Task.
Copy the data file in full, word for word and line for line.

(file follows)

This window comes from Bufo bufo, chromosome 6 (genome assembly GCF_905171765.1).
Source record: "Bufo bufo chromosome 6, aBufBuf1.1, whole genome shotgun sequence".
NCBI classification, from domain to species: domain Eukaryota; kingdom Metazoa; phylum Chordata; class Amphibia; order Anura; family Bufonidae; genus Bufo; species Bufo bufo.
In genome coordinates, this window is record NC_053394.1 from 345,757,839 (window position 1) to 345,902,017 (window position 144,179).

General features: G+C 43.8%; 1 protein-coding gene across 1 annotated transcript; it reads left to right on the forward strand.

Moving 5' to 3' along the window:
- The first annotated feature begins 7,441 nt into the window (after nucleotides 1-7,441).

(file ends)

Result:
This window comes from Bufo bufo, chromosome 6 (genome assembly GCF_905171765.1).
Source record: "Bufo bufo chromosome 6, aBufBuf1.1, whole genome shotgun sequence".
NCBI classification, from domain to species: domain Eukaryota; kingdom Metazoa; phylum Chordata; class Amphibia; order Anura; family Bufonidae; genus Bufo; species Bufo bufo.
In genome coordinates, this window is record NC_053394.1 from 345,757,839 (window position 1) to 345,902,017 (window position 144,179).

General features: G+C 43.8%; 1 protein-coding gene across 1 annotated transcript; it reads left to right on the forward strand.

Moving 5' to 3' along the window:
- The first annotated feature begins 7,441 nt into the window (after nucleotides 1-7,441).